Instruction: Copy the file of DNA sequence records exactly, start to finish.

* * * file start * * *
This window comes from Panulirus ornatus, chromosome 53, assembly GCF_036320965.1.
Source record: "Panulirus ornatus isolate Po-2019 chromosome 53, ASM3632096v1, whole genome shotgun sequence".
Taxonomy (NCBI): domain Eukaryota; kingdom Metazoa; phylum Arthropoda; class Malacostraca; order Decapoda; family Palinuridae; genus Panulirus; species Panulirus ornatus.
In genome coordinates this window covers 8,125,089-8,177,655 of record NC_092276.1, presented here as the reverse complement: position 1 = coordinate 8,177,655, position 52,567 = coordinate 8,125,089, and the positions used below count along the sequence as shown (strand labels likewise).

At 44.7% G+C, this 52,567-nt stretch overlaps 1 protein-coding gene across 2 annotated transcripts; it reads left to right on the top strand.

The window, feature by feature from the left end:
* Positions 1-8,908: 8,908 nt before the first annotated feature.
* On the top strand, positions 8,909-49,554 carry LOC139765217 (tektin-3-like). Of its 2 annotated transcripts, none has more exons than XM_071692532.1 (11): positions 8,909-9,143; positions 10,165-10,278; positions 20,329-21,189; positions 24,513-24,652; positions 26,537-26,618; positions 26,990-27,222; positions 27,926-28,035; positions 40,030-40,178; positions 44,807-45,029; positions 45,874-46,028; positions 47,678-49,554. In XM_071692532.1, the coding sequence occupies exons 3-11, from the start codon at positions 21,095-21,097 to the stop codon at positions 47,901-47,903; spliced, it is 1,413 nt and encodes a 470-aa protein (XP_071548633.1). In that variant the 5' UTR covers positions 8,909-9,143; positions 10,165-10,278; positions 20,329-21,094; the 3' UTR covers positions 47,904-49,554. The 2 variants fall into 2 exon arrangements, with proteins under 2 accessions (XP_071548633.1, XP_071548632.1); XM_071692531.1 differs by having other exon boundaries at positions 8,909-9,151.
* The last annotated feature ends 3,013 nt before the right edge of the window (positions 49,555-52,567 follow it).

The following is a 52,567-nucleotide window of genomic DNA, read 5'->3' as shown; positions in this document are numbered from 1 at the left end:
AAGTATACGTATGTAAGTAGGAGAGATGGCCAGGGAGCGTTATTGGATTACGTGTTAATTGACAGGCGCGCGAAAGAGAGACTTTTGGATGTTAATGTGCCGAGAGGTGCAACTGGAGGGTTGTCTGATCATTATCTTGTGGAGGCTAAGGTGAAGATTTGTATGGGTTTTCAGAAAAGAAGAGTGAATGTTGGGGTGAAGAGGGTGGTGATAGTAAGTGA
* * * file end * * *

This window comes from Panulirus ornatus, chromosome 53, assembly GCF_036320965.1.
Source record: "Panulirus ornatus isolate Po-2019 chromosome 53, ASM3632096v1, whole genome shotgun sequence".
Taxonomy (NCBI): domain Eukaryota; kingdom Metazoa; phylum Arthropoda; class Malacostraca; order Decapoda; family Palinuridae; genus Panulirus; species Panulirus ornatus.
In genome coordinates this window covers 8,125,089-8,177,655 of record NC_092276.1, presented here as the reverse complement: position 1 = coordinate 8,177,655, position 52,567 = coordinate 8,125,089, and the positions used below count along the sequence as shown (strand labels likewise).

At 44.7% G+C, this 52,567-nt stretch overlaps 1 protein-coding gene across 2 annotated transcripts; it reads left to right on the top strand.

The window, feature by feature from the left end:
* Positions 1-8,908: 8,908 nt before the first annotated feature.
* On the top strand, positions 8,909-49,554 carry LOC139765217 (tektin-3-like). Of its 2 annotated transcripts, none has more exons than XM_071692532.1 (11): positions 8,909-9,143; positions 10,165-10,278; positions 20,329-21,189; positions 24,513-24,652; positions 26,537-26,618; positions 26,990-27,222; positions 27,926-28,035; positions 40,030-40,178; positions 44,807-45,029; positions 45,874-46,028; positions 47,678-49,554. In XM_071692532.1, the coding sequence occupies exons 3-11, from the start codon at positions 21,095-21,097 to the stop codon at positions 47,901-47,903; spliced, it is 1,413 nt and encodes a 470-aa protein (XP_071548633.1). In that variant the 5' UTR covers positions 8,909-9,143; positions 10,165-10,278; positions 20,329-21,094; the 3' UTR covers positions 47,904-49,554. The 2 variants fall into 2 exon arrangements, with proteins under 2 accessions (XP_071548633.1, XP_071548632.1); XM_071692531.1 differs by having other exon boundaries at positions 8,909-9,151.
* The last annotated feature ends 3,013 nt before the right edge of the window (positions 49,555-52,567 follow it).

The following is a 52,567-nucleotide window of genomic DNA, read 5'->3' as shown; positions in this document are numbered from 1 at the left end:
AAGTATACGTATGTAAGTAGGAGAGATGGCCAGGGAGCGTTATTGGATTACGTGTTAATTGACAGGCGCGCGAAAGAGAGACTTTTGGATGTTAATGTGCCGAGAGGTGCAACTGGAGGGTTGTCTGATCATTATCTTGTGGAGGCTAAGGTGAAGATTTGTATGGGTTTTCAGAAAAGAAGAGTGAATGTTGGGGTGAAGAGGGTGGTGATAGTAAGTGA